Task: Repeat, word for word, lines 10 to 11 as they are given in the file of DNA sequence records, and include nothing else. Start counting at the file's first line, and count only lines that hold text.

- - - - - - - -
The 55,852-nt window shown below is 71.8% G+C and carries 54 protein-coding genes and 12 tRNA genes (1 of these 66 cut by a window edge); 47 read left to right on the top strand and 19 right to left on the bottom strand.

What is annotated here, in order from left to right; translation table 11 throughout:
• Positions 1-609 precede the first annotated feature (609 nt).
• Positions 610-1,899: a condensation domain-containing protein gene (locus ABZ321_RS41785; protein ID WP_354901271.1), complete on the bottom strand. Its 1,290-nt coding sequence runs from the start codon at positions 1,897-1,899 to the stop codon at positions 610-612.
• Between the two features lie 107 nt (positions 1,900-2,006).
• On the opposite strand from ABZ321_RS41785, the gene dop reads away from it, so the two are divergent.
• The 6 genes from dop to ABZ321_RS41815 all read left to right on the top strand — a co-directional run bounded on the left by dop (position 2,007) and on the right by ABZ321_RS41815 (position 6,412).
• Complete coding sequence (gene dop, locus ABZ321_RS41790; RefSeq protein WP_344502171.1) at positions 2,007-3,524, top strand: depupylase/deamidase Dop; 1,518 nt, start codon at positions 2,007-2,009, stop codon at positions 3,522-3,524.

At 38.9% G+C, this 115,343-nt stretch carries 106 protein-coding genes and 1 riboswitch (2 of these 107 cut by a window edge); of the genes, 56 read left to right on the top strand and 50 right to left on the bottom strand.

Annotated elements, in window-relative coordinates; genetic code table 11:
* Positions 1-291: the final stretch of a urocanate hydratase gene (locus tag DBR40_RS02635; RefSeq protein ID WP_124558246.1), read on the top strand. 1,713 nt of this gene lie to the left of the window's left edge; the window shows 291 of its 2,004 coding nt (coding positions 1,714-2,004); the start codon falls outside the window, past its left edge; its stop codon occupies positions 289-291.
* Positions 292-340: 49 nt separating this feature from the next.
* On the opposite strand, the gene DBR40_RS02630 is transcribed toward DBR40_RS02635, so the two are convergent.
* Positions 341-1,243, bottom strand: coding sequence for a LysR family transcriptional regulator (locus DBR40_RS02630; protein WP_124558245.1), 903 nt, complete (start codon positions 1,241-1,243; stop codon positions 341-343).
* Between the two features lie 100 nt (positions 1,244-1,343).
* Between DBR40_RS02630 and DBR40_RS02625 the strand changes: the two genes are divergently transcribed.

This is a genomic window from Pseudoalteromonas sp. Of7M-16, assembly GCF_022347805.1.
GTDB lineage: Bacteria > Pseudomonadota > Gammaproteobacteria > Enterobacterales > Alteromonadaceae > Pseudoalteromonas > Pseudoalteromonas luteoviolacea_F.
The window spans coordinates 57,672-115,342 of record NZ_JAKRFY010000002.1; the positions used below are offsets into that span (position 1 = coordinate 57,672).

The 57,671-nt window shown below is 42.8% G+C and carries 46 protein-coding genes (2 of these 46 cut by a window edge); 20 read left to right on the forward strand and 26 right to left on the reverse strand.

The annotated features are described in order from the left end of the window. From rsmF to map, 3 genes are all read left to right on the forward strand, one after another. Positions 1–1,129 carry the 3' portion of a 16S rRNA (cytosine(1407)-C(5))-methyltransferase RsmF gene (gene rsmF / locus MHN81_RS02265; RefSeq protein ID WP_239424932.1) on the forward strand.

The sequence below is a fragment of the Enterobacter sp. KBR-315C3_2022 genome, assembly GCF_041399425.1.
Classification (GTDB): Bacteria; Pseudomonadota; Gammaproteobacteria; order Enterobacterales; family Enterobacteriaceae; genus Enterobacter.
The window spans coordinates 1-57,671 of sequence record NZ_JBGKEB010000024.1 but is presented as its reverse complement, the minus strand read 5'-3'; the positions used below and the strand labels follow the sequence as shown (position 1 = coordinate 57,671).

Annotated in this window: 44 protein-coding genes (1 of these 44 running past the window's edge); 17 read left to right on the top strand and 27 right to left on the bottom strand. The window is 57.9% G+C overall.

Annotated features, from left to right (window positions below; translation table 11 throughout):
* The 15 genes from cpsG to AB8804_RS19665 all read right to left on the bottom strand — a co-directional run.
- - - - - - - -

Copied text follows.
Annotated elements, in window-relative coordinates; genetic code table 11:
* Positions 1-291: the final stretch of a urocanate hydratase gene (locus tag DBR40_RS02635; RefSeq protein ID WP_124558246.1), read on the top strand. 1,713 nt of this gene lie to the left of the window's left edge; the window shows 291 of its 2,004 coding nt (coding positions 1,714-2,004); the start codon falls outside the window, past its left edge; its stop codon occupies positions 289-291.